Dr. Hicks came to NIH in 1980 after completing her rehabilitation residency at the Physical Medicine and Rehabilitation Hospital of the University of Pennsylvania. "I felt NIH was a unique multicultural environment in which I could use all of my medical skills to enhance the physical, psychosocial and spiritual well-being of patients by participating in team-oriented clinical care and biomedical research," said Dr. Hicks. "Working with the staff, patients and their families has made me a better person. This has been a great team to be part of."

Dr. Hicks is considered one of eight leading national experts in the area of rehabilitation of people with rheumatic diseases, along with Dr. Gerber. Her exceptional skills have permitted her to support a variety of research protocols and advance the clinical care of NIH patients and patient care nationally and internationally. Working as a team, Dr. Hicks and Dr. Gerber have been instrumental in integrating rehabilitation into the field of rheumatic diseases by developing a section of Rehabilitative Rheumatology in the American College of Rheumatology (ACR), and organizing educational tools for the curriculum in rheumatology fellowship training programs.Dr. Hicks organized and edited one book for use in this curriculum.

Dr. Hicks has been invited to speak nationally and internationally and has presented at various scientific meetings of the ACR and the American Academy of Physical Medicine and Rehabilitation (AAPM&R). She has held adjunct faculty positions as associate professor of internal medicine at George Washington School of Medicine and in rehabilitation in the Department of Orthopedic Surgery at Georgetown School of Medicine. She has 154 publications, including chapters in major medical texts, and articles and abstracts in refereed journals. She is a reviewer on seven medical journals in her fields, has chaired major educational committees in the AAPM&R and the ACR, and served as a member of the board of directors of the ACR. She has been an expert in legal testimony for the U.S. Justice Department and local law firms.

Her main areas of research collaboration for the past 20 years have been with NIAMS and NCI. As an associate investigator on polymyositis protocols with NIAMS, Dr. Hicks provided outcome measures during drug intervention and also assessed muscle function with ultrasound. She also studied the effect of exercise in myositis patients. With NCI she has participated in sarcoma protocols and evaluated patients for the feasibility of doing amputation versus limb-sparing surgery from the perspective of predicted functional outcome considering the extent of surgical resection that needed to be done for adequate tumor removal (as determined in an NCI staging conference). Rehabilitation played an important part in preserving the quality of life of these patients.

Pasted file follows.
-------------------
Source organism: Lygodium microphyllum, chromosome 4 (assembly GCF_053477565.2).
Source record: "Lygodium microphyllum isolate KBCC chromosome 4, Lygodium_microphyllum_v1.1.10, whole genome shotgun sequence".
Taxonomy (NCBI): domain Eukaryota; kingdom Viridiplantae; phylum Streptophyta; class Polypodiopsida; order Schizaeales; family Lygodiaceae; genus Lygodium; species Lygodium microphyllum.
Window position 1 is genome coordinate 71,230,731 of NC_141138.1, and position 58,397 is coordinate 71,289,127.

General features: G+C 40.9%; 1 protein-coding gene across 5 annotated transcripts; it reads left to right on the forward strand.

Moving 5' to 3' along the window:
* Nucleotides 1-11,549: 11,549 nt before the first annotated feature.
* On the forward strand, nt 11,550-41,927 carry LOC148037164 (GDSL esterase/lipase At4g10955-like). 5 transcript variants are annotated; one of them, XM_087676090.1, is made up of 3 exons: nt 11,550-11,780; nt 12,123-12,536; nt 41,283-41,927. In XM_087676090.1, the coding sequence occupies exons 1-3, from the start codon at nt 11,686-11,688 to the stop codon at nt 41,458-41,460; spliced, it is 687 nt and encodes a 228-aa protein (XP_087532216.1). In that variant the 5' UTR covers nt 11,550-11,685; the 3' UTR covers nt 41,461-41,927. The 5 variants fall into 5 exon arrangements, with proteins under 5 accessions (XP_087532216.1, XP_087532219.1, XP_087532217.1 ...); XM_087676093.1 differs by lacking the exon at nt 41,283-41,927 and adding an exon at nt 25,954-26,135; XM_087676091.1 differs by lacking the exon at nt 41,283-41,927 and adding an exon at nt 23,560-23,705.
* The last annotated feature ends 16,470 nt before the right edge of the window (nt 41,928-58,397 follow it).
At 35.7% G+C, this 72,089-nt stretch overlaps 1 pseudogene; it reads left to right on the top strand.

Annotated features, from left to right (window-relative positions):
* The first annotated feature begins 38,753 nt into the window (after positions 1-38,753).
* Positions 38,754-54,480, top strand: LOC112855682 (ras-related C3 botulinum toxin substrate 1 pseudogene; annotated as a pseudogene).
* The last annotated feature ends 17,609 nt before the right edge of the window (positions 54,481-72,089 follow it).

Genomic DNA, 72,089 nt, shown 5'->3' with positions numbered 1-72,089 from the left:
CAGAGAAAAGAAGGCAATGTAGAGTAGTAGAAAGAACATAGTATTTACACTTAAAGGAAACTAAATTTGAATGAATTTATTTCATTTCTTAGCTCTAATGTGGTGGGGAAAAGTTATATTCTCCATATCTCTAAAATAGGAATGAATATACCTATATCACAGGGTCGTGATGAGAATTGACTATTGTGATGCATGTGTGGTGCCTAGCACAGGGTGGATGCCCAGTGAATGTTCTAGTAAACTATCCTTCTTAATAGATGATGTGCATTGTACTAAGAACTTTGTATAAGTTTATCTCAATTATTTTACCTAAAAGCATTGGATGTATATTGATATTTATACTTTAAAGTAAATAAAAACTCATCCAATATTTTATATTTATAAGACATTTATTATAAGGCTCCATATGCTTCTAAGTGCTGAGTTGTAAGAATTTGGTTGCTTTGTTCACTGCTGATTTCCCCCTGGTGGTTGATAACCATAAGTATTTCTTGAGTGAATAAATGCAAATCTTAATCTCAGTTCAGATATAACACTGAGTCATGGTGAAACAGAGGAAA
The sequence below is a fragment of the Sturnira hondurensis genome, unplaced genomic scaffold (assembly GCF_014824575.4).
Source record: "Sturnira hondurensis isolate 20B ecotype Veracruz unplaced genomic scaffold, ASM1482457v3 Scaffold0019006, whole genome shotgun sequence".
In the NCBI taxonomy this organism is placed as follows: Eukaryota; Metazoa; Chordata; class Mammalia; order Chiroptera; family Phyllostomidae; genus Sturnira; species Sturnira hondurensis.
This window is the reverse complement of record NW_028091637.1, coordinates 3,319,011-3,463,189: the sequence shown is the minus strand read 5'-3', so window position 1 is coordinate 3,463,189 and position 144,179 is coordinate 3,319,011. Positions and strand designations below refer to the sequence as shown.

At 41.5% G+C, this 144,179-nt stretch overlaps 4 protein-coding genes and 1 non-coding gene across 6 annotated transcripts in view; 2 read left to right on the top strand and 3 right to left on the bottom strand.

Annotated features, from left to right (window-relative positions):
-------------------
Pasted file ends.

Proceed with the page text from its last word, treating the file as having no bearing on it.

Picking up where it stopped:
Dr Hicks has been listed in the Best Doctors of America, The Directory of Rehabilitation Specialists, Dictionary of International Biography, Sterlings Who's Who and Who's Who Among Women. Dr. Hicks plans to do consultative work after retirement as well as resume playing the organ for religious services and weddings, painting and writing poetry and prose. "I haven't been able to participate much in these activities while working, but it won't take long to get back to them," she said.

Back to Top


CC QWI and Diversity Council: Learning event becomes a smashing success

In June, the CC QWI/Diversity Council sponsored an energized, productive two-day retreat, and its members developed a strategic plan for future council activity. The group decided to revisit existing council mission, visions and goal statements as the foundation of a new framework. The council members collaboratively developed the following new statements that reflect increased emphasis on diversity in the Clinical Center and the role of the council:

Vision statement: